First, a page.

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Home > Judgments > 2013 archive

T (Children) [2013] EWCA Civ 618

Application for permission to appeal against orders reducing father’s contact and an order not dealing with the application to change the child’s name. Permission granted and appeal allowed.

The father had established contact through the courts with the children, H and Y. Since there was a perceived risk that the father might take the opportunity to remove the children to his homeland of Algeria, HHJ Hughes QC had ordered that there should be supervised contact.

On 13 June 2012 the matter came before HHJ Compston. The judge decided to reduce contact from supervised to indirect contact once a month on the basis that the state could not be expected to supervise contact any longer and that there were no members of the mother's or father's family or friends able to supervise.

The main ground for the application for permission to appeal was that the reduction in contact was

"premature without the necessary investigation of practicalities, given the breakdown of the relationship between the supervising agency and the applicant, and given the withdrawal of continuing funding for supervision under the Cafcass scheme."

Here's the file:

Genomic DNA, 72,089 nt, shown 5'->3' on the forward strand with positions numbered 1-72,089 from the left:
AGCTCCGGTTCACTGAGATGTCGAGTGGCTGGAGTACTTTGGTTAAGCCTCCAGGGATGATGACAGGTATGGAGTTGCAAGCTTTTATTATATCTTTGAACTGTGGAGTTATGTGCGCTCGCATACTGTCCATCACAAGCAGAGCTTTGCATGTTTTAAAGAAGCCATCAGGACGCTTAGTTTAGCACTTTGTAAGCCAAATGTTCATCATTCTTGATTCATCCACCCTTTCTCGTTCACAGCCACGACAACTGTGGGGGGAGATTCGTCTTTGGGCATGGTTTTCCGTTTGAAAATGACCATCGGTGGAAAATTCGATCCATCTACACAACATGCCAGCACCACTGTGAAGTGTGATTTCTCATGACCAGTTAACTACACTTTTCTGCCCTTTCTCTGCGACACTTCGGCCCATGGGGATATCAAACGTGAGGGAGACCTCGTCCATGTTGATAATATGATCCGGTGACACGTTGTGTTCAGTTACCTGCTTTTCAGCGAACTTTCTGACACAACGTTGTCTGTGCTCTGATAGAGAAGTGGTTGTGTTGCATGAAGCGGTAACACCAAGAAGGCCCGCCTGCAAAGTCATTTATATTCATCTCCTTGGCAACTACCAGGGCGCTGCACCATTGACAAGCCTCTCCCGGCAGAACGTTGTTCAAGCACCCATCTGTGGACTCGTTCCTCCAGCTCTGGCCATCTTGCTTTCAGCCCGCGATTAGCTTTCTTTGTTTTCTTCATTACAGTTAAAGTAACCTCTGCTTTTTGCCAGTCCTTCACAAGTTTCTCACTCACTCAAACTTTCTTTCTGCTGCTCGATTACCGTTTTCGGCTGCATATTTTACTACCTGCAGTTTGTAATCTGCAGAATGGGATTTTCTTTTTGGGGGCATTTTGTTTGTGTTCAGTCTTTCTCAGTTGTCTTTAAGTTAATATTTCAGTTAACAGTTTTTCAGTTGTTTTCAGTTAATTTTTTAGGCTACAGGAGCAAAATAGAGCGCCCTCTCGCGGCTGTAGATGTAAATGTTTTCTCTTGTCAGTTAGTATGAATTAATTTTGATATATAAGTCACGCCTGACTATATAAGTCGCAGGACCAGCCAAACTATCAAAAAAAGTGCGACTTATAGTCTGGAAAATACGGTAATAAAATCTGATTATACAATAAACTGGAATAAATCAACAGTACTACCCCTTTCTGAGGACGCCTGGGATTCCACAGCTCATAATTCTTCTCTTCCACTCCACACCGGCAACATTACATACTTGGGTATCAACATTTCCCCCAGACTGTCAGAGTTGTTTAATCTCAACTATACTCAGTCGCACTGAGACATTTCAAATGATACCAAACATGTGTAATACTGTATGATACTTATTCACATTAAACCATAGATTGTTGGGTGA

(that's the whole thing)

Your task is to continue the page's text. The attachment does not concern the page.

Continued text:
Thorpe LJ, giving the leading judgment in the Court of Appeal, stated:

"That was not the essence of the recommendations before him, and in such a situation a trial judge has to knock at every door, has to explore every option, before making such a significant shift in the continuing relationship between a parent and young children."

Permission was granted, the appeal allowed, the indirect contact order set aside and the supervised contact order restored.

The court also considered the father's appeal against the dismissal of his application to change the name of one of the children. The judge had simply said "no order" without any explanation. The court granted permission to appeal on this point too, allowed the appeal and remitted the matter to the county court. In doing so, Thorpe LJ made the observation:

"[It]is impossible to see that the father's resisted application was destined to succeed.  Indeed, the indications are that the father will face considerable problems at the remitted hearing in the light of the adverse stance taken by the Cafcass officer."

Summary by Akta Chipalkatty, barrister, Church Court Chambers
___________________________________

Case Nos: B4/2012/1677,
B4/2012/1677(A)
Neutral Citation Number: [2013] EWCA Civ 618

IN THE COURT OF APPEAL (CIVIL DIVISION)
ON APPEAL FROM THE PRINCIPAL REGISTRY
FAMILY DIVISION
(HIS HONOUR JUDGE COMPSTON)